You may have felt good about yourself before the attack, and that is good. But your childhood did affect you. You had to create who you felt you were out of what you went through. For one, you point out that maybe you had little value before these guys came into your life. Where did that come from? The idea had to come from somewhere. That is important. You may have felt so good about yourself because you had to. You had to create your own self esteem. Add to that the fact that you were young and most people at that age feel invincible and on top of the world. The attack took you down from that. But again, that is about who they were.

 

Kate

Kate McCoy, M.Ed, NBCC, LPC, Therapist
Category: Mental Health
Satisfied Customers: 5457
Experience: Over 20 years experience specializing in anxiety, depression, drug and alcohol, and relationship issues.
Kate McCoy, M.Ed, NBCC, LPC and 2 other Mental Health Specialists are ready to help you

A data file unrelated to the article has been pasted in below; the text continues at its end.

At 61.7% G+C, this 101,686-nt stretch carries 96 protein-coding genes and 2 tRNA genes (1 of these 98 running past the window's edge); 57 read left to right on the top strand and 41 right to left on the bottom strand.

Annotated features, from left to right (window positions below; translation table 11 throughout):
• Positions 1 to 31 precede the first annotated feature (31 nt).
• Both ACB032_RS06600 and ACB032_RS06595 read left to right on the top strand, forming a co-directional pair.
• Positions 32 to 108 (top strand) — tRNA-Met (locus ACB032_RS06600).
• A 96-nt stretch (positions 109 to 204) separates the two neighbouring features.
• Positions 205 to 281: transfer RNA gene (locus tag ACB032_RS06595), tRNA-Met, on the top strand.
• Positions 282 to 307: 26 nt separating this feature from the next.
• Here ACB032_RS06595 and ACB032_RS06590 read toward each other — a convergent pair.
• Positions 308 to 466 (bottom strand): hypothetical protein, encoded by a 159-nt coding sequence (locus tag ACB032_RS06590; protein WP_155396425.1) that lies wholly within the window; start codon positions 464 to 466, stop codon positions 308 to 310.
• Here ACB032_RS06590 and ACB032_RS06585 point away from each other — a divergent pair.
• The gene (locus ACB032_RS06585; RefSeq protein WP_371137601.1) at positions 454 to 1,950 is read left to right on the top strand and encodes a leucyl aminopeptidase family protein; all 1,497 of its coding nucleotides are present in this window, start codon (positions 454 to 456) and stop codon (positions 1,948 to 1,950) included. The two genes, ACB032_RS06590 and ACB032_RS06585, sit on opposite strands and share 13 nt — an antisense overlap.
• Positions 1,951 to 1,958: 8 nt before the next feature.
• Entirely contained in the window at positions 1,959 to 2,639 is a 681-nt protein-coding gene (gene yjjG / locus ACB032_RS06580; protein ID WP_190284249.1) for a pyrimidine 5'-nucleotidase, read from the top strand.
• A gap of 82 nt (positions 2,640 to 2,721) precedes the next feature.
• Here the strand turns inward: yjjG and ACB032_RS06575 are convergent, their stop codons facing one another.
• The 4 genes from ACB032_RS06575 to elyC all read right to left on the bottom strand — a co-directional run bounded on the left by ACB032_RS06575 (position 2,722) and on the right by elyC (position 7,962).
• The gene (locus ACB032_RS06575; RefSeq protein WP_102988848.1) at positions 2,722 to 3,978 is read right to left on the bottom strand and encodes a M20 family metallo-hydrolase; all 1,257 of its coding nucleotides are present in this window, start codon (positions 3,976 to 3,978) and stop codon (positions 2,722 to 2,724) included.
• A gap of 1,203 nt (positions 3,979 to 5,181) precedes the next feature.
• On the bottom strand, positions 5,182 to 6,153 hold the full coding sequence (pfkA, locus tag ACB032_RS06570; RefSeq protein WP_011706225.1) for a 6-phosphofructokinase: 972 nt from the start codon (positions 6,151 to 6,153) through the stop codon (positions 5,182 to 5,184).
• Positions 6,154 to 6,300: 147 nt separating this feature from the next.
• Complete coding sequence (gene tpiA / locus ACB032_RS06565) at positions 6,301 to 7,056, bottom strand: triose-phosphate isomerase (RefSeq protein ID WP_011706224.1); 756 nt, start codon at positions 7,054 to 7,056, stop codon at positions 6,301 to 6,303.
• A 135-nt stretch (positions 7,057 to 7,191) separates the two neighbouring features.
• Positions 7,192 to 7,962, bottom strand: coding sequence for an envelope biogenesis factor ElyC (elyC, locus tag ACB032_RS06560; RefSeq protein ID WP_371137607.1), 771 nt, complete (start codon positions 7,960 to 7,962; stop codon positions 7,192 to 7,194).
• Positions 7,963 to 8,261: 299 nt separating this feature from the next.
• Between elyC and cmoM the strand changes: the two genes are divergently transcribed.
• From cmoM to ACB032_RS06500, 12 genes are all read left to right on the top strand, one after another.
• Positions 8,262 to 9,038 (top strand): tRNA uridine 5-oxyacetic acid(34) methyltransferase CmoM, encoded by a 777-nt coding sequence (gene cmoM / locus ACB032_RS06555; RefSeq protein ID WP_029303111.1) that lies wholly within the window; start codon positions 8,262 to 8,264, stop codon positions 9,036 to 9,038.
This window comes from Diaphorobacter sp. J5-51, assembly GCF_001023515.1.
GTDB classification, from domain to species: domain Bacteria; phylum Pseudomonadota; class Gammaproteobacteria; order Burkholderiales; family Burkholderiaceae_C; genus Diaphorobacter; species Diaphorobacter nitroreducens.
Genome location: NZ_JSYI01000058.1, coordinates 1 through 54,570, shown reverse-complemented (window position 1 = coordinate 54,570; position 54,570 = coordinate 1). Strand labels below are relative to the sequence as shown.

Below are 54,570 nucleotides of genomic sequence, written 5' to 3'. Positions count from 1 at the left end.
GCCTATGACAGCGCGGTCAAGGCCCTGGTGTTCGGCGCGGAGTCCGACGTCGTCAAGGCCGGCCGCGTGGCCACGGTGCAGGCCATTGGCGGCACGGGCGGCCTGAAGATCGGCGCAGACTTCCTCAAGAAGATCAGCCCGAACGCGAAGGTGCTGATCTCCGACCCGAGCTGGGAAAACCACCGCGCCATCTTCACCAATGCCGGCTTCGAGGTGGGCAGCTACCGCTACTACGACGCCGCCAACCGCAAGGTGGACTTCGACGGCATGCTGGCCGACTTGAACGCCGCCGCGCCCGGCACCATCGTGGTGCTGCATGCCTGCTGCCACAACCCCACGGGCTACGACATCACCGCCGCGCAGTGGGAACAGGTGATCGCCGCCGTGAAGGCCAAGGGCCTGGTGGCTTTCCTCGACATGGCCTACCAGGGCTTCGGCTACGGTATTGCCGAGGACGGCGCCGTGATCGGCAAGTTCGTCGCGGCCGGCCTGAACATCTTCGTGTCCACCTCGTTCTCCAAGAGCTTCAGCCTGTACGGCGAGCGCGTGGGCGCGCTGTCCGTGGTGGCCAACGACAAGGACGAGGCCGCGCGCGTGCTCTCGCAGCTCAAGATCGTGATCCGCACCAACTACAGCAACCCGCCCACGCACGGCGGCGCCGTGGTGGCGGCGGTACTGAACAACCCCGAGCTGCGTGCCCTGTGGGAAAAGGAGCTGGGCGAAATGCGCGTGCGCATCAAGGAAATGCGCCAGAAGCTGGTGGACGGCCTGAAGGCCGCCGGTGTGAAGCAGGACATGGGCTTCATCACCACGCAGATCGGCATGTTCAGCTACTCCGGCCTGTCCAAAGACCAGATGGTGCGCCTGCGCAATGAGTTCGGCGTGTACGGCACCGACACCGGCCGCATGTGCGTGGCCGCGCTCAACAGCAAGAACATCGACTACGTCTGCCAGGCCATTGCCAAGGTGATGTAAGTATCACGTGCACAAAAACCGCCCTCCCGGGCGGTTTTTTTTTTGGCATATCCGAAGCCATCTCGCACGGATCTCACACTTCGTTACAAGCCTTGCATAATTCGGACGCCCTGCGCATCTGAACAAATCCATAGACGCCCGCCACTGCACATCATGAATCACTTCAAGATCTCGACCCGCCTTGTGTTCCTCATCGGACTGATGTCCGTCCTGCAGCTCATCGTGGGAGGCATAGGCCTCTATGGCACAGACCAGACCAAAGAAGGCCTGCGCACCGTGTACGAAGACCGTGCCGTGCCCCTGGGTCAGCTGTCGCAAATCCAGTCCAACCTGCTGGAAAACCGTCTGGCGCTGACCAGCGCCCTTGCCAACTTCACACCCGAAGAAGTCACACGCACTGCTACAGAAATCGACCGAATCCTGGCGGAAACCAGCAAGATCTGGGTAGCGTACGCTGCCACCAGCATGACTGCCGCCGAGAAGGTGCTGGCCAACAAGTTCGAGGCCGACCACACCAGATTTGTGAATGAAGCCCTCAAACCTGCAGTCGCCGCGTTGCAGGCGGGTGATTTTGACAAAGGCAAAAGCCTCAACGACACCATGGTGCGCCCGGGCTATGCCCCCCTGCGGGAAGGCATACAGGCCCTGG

Customer: replied 2 years ago.
Okay.
Expert:  Kate McCoy, M.Ed, NBCC, LPC replied 2 years ago.

Are you feeling okay with what we talked about? Or do you feel you don't want to talk anymore for now? This is not easy to deal with so I just want to be sure you are ok.

Customer: replied 2 years ago.
No. I don't feel okay.
Expert:  Kate McCoy, M.Ed, NBCC, LPC replied 2 years ago.
What is going on? I'd like to help.
Customer: replied 2 years ago.

I think considering I am just now even identifying these feelings and really feeling them, it is an unreasonable expectation that in 15 hours I could have felt them, identified them, processed them, thought them through, and replaced them with "healthier" feelings.